Diabetes Management By Primary Health Care Nurses In Auckland

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dc.contributor.author Daly, Barbara
dc.contributor.author Arroll, Bruce
dc.contributor.author Sheridan, Nicolette
dc.contributor.author Kenealy, Timothy
dc.contributor.author Scragg, Robert
dc.coverage.spatial Dunedin
dc.date.accessioned 2021-12-06T21:29:45Z
dc.date.available 2021-12-06T21:29:45Z
dc.date.issued 2009-6-30
dc.identifier.uri https://hdl.handle.net/2292/57658
dc.description.abstract Aims: Identify the key issues in the clinical management of diabetes patients by Primary Health Care (PHC) nurses. Objectives: Describe the management of diabetes by PHC nurses. Methods: Approximately 25% (n=287) of PHC nurses were randomly sampled in Auckland, comprising practice nurses (PN) (n=210), district nurses (DN) (n=49) and diabetes nurse specialists (DNS) (n=28). Information was collected from postal and telephone questionnaires, between 2006 and 2008, on education, experience, knowledge and diabetes management practice, and from 265 diabetes patient records consulted on a randomly selected day. Results: 80% of nurses reported having any diabetes education, with workshops (63%) and workplace (48%) being the most common sources, followed by conferences (23%), community-based courses (17%) and tertiary institutes (13%). Knowledge of best practice varied between nursing groups with only 51% of DN and 70% of PN aware of the NZ Diabetes Management Guidelines compared with 93% of DNS (p=0.0005). Practice (32%) and district (35%) nurses were more likely to have been in their present practice for over ten years compared with DNS (14%, p=0.0042), although DNS (64%) more likely to work 40 or more hours per week compared with DN (42%) and PN (27%, p=0.0107). The median number of patients consulted on the randomly selected day was one by 38% of PN, two by 47% of DN and 4-5 by 57% of DNS. Of the 265 diabetes patients seen on the randomly selected day, 58% were seen by PN, 18% by DN and 25% DNS. Conclusions: PN play the major role in the clinical management of diabetes patients by nurses in primary health care, carrying out nearly 60% of daily consultations. Education around the NZ Guidelines should be targeted toward PN, because they see the majority of diabetes patients, and also DN.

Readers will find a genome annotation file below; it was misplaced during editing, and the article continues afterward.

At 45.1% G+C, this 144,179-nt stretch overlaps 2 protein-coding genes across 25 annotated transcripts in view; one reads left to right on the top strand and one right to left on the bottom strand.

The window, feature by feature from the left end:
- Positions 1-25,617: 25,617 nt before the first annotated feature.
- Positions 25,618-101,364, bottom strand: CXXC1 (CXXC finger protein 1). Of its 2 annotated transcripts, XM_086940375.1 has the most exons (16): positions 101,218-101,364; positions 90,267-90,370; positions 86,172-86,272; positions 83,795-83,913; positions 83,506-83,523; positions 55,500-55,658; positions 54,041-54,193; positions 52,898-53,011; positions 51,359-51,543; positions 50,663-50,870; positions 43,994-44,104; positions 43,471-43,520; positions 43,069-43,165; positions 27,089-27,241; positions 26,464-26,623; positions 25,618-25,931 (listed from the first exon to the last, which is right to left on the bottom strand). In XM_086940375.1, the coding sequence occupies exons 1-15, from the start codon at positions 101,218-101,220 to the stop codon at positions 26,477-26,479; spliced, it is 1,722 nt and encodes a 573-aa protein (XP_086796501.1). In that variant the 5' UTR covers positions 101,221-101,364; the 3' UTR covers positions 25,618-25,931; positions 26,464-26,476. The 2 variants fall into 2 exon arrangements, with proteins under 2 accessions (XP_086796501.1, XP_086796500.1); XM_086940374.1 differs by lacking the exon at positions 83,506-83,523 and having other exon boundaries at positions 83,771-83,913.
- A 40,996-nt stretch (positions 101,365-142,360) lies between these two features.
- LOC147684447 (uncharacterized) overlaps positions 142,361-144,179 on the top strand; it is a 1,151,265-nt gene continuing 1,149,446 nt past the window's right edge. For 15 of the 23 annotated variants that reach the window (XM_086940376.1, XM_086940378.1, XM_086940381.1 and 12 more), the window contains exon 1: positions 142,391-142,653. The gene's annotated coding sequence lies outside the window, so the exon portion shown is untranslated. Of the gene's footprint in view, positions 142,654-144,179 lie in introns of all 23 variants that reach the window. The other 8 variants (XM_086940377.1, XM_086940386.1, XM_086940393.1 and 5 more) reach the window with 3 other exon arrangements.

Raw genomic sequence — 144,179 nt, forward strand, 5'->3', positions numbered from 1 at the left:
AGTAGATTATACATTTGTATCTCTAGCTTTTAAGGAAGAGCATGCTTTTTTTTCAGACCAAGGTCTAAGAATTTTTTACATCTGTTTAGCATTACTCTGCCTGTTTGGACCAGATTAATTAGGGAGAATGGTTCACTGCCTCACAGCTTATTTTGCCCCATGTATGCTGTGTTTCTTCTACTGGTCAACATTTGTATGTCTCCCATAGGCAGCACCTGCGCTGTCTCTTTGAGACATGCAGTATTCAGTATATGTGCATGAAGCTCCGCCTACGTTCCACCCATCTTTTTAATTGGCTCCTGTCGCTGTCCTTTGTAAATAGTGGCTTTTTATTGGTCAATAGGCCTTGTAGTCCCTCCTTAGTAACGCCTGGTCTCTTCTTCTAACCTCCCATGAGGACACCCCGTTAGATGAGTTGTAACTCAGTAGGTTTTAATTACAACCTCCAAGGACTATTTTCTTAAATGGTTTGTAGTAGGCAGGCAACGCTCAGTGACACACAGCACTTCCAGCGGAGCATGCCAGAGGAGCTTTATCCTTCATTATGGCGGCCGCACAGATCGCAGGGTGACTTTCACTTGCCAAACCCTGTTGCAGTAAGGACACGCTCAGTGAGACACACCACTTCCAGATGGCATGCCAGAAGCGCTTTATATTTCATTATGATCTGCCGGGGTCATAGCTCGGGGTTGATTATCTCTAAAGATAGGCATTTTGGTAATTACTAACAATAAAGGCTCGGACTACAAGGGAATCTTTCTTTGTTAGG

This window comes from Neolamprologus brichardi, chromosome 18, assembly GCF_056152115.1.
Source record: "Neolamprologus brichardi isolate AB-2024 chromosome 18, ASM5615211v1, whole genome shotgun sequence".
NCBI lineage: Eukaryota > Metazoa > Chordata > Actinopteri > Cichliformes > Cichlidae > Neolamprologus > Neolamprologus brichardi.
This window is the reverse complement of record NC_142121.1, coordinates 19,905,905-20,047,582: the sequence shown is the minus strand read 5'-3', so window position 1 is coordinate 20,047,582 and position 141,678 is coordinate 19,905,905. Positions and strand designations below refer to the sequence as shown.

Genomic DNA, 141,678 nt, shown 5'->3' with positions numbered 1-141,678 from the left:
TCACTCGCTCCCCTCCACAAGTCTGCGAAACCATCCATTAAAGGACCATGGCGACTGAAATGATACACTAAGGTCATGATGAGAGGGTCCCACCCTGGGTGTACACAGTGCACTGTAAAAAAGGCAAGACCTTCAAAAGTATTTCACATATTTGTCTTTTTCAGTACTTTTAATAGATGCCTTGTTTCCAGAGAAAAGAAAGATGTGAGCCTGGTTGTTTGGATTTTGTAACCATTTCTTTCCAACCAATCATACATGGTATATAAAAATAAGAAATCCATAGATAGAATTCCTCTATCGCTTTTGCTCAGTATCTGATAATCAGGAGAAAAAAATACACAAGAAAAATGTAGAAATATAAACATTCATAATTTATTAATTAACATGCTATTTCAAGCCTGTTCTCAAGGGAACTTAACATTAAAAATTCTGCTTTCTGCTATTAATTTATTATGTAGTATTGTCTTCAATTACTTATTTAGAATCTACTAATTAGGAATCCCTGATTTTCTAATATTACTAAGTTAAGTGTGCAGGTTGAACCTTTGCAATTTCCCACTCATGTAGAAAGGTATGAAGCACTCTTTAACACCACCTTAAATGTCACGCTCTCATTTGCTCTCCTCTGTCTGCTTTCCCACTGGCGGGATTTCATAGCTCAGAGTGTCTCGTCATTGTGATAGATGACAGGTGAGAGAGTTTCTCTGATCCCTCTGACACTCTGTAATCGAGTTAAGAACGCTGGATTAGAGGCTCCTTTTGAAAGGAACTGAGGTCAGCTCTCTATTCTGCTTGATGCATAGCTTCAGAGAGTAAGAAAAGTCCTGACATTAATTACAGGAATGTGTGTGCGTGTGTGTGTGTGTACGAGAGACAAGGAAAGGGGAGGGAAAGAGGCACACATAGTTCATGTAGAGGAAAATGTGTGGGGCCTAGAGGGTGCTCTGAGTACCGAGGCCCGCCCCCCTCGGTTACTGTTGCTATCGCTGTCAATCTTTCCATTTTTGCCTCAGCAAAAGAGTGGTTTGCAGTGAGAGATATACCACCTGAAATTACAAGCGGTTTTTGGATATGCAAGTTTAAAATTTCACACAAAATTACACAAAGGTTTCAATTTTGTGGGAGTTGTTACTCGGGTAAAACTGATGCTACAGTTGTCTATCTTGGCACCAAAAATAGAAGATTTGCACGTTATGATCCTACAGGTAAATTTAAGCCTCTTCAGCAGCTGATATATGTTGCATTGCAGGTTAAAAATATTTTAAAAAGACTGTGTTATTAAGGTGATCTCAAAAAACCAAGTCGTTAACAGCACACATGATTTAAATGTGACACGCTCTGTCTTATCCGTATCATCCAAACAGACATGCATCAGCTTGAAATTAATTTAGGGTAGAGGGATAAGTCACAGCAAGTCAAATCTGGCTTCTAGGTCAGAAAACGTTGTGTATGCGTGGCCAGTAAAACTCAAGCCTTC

dc.relation.ispartof New Zealand Society for the Study of Diabetes
dc.relation.ispartofseries New Zealand Society for the Study of Diabetes
dc.rights Items in ResearchSpace are protected by copyright, with all rights reserved, unless otherwise indicated. Previously published items are made available in accordance with the copyright policy of the publisher.
dc.rights.uri https://researchspace.auckland.ac.nz/docs/uoa-docs/rights.htm
dc.title Diabetes Management By Primary Health Care Nurses In Auckland
dc.type Conference Item
dc.date.updated 2021-11-25T02:26:11Z
dc.rights.holder Copyright: The author en
pubs.finish-date 2009-7-1
pubs.start-date 2009-6-30
dc.rights.accessrights http://purl.org/eprint/accessRights/RestrictedAccess en
pubs.subtype Abstract
pubs.elements-id 874391

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